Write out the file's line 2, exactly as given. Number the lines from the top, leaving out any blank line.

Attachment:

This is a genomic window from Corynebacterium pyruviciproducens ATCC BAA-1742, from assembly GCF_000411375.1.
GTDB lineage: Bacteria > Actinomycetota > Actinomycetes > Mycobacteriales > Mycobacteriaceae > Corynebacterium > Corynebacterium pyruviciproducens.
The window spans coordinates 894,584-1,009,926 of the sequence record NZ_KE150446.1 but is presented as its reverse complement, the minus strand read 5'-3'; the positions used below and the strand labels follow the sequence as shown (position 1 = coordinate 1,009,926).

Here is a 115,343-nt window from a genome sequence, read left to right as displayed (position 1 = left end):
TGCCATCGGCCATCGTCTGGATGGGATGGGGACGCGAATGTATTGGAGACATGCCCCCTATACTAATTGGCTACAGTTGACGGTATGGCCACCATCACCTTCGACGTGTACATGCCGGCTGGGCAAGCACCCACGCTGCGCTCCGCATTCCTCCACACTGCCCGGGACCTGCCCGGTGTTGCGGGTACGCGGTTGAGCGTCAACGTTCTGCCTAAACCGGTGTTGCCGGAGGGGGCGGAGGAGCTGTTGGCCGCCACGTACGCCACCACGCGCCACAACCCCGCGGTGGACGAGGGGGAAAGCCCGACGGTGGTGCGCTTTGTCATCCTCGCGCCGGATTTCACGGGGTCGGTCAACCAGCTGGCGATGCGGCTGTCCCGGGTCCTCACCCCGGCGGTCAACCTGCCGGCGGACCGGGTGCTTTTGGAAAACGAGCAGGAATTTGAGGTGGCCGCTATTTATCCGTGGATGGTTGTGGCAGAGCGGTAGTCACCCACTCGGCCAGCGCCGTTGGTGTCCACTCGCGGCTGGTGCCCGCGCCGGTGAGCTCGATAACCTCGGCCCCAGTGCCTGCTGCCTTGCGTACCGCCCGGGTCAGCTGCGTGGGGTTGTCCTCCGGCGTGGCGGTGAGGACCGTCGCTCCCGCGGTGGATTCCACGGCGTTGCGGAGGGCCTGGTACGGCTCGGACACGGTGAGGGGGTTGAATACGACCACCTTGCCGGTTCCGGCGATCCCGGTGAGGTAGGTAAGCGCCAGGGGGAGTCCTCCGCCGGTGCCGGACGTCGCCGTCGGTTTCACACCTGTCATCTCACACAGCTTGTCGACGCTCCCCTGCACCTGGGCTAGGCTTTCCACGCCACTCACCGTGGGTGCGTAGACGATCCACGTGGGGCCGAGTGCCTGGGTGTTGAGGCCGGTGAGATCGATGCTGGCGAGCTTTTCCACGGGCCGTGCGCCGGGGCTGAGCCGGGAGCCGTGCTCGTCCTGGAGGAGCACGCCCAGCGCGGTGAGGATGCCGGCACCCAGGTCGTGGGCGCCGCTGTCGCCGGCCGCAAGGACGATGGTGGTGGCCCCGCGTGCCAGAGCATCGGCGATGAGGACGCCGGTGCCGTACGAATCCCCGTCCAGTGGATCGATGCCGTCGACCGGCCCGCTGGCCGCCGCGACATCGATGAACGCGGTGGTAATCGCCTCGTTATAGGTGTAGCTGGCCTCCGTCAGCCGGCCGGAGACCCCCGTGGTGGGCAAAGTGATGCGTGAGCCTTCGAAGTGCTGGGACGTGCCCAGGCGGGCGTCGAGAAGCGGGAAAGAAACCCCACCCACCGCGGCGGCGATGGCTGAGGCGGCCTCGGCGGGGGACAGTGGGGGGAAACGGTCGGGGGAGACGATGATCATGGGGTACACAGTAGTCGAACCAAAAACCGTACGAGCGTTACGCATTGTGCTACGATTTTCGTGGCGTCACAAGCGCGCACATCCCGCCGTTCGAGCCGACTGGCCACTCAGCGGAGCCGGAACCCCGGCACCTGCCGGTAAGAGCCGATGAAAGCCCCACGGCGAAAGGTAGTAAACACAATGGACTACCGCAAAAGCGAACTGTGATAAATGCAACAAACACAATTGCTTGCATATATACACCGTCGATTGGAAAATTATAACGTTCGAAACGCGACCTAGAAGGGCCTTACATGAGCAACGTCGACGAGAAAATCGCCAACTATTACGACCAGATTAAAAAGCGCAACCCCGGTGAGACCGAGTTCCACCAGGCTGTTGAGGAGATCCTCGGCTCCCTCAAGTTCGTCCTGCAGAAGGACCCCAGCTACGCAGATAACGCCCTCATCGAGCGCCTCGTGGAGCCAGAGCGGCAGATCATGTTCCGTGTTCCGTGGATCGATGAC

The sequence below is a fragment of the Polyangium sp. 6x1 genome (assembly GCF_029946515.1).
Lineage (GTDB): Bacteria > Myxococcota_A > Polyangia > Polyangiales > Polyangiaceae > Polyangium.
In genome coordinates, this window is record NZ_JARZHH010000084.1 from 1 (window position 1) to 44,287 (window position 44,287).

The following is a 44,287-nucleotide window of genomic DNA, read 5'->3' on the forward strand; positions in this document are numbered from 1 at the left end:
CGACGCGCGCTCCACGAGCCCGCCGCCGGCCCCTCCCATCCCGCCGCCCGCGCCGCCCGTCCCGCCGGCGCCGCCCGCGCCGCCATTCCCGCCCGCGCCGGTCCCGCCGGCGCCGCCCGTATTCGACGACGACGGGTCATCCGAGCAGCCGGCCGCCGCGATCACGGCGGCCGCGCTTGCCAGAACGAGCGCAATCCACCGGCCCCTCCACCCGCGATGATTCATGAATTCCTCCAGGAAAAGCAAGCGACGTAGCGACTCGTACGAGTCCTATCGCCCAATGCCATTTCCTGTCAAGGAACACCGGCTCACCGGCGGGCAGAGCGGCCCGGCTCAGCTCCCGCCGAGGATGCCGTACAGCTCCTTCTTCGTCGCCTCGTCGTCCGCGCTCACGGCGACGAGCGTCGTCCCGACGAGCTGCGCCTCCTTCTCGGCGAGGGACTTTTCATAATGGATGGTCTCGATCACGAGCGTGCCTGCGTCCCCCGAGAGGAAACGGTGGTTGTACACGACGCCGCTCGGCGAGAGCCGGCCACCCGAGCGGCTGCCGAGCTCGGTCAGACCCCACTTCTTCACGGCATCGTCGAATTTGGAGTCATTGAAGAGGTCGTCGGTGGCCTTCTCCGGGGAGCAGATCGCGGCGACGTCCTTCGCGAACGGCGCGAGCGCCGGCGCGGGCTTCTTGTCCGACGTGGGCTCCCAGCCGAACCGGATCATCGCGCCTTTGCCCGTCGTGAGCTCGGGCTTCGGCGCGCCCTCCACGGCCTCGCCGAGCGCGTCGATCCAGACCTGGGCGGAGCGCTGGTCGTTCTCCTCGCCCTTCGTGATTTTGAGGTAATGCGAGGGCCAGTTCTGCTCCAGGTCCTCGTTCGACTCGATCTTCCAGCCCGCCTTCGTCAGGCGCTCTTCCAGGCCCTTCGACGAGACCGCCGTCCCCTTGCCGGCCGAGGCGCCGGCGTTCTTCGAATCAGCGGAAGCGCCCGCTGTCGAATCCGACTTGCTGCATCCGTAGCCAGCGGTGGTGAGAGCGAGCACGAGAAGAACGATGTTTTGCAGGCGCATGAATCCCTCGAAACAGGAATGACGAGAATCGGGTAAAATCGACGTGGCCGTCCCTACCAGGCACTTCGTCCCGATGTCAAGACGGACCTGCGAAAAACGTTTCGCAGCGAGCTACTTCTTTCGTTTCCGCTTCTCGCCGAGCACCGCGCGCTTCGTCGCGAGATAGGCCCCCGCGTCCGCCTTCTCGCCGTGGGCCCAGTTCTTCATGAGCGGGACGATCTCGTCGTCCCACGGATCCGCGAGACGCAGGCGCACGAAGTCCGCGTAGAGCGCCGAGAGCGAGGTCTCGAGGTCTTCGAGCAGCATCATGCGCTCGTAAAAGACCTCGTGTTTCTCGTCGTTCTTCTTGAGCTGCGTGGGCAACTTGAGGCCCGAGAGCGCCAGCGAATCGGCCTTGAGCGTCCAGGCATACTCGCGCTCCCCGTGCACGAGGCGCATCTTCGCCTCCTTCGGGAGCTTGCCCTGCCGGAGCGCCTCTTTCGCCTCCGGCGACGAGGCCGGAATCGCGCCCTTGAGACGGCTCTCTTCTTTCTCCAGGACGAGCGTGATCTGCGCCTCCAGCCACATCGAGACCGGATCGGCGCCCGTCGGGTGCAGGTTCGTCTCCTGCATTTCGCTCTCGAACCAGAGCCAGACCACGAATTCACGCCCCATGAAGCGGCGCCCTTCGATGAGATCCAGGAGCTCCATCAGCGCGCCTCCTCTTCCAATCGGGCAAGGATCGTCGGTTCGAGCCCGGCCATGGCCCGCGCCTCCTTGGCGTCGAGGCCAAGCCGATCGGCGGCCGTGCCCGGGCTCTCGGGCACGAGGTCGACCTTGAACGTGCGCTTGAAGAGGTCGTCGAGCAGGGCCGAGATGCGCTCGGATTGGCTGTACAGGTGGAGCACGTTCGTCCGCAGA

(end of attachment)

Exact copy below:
GTDB lineage: Bacteria > Actinomycetota > Actinomycetes > Mycobacteriales > Mycobacteriaceae > Corynebacterium > Corynebacterium pyruviciproducens.